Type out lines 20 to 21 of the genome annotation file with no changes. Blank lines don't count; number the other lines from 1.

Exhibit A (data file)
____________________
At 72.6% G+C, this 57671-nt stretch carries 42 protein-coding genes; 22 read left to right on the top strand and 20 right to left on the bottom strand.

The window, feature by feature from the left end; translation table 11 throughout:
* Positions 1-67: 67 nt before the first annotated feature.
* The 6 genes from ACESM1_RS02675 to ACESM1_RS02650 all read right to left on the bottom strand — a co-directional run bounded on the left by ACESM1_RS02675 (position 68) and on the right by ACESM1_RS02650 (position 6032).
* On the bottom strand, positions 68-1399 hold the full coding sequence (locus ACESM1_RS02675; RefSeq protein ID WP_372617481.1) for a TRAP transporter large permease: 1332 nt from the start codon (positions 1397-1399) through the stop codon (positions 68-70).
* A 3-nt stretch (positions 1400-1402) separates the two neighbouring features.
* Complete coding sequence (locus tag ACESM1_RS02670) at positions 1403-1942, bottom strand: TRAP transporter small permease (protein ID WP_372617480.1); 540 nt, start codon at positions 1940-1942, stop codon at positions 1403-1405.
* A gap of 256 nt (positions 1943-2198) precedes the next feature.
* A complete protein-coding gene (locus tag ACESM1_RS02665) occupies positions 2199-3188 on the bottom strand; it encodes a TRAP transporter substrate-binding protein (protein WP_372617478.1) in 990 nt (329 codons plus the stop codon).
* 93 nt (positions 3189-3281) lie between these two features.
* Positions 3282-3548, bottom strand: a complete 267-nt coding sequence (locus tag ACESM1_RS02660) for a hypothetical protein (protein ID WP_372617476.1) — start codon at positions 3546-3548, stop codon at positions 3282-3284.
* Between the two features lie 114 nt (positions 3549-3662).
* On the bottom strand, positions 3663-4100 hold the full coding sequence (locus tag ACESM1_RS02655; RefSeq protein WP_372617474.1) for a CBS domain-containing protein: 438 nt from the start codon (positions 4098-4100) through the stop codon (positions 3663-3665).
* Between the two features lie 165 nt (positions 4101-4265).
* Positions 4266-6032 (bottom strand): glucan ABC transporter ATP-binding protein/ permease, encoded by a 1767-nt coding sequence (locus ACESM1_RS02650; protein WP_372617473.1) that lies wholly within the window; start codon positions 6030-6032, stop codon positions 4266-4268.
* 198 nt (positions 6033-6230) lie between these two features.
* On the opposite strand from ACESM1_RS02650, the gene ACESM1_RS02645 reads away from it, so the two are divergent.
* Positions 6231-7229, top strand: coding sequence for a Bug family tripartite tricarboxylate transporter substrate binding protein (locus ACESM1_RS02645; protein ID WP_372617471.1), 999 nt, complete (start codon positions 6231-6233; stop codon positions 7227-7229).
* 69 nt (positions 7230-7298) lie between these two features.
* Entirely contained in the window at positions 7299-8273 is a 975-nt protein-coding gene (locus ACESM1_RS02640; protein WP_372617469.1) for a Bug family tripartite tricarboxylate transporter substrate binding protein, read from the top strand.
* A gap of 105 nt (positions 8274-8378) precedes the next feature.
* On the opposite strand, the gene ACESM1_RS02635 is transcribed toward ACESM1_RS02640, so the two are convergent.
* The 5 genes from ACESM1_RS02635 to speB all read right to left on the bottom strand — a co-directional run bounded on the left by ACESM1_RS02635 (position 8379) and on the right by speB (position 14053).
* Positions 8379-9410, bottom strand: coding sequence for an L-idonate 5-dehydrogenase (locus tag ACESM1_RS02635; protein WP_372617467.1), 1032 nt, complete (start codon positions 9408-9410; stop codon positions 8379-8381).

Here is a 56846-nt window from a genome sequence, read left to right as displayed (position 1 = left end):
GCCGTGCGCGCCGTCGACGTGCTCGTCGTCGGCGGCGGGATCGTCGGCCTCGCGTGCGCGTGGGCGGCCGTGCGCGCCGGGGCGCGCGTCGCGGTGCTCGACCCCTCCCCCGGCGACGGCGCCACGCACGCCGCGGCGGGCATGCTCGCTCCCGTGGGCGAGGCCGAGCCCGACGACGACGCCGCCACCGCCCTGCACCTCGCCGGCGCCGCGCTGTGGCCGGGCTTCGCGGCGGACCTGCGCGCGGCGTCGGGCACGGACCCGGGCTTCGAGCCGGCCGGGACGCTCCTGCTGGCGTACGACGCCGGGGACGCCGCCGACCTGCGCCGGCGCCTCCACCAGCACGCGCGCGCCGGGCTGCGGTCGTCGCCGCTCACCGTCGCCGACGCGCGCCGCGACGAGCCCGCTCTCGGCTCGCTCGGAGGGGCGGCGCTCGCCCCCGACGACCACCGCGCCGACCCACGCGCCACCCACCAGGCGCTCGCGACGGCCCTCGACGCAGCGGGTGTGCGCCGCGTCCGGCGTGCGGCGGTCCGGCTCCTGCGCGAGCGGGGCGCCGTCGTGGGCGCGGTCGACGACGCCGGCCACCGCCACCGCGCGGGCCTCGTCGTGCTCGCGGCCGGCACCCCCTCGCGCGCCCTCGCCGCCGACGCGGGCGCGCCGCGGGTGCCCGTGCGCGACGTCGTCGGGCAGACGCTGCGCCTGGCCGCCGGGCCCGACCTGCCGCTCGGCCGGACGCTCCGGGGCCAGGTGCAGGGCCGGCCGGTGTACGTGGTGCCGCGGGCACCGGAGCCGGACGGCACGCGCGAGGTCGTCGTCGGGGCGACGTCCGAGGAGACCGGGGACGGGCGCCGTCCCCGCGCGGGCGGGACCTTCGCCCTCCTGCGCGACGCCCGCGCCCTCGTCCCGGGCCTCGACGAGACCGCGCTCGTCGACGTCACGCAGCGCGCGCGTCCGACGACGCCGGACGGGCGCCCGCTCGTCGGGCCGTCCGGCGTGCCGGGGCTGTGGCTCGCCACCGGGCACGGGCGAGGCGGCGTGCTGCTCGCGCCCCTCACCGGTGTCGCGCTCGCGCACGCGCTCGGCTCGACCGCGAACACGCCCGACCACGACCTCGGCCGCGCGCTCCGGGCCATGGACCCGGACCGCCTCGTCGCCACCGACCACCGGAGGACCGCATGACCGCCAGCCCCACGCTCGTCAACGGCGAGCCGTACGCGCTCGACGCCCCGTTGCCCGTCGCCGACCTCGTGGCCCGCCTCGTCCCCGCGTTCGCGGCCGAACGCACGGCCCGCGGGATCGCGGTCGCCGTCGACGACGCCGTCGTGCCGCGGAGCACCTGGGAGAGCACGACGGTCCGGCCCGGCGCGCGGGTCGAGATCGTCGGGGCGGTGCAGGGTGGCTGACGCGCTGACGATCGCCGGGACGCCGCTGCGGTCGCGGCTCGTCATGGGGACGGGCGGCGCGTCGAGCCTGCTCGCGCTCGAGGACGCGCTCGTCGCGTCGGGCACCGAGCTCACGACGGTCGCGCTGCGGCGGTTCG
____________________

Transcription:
* Entirely contained in the window at positions 7299-8273 is a 975-nt protein-coding gene (locus ACESM1_RS02640; protein WP_372617469.1) for a Bug family tripartite tricarboxylate transporter substrate binding protein, read from the top strand.
* A gap of 105 nt (positions 8274-8378) precedes the next feature.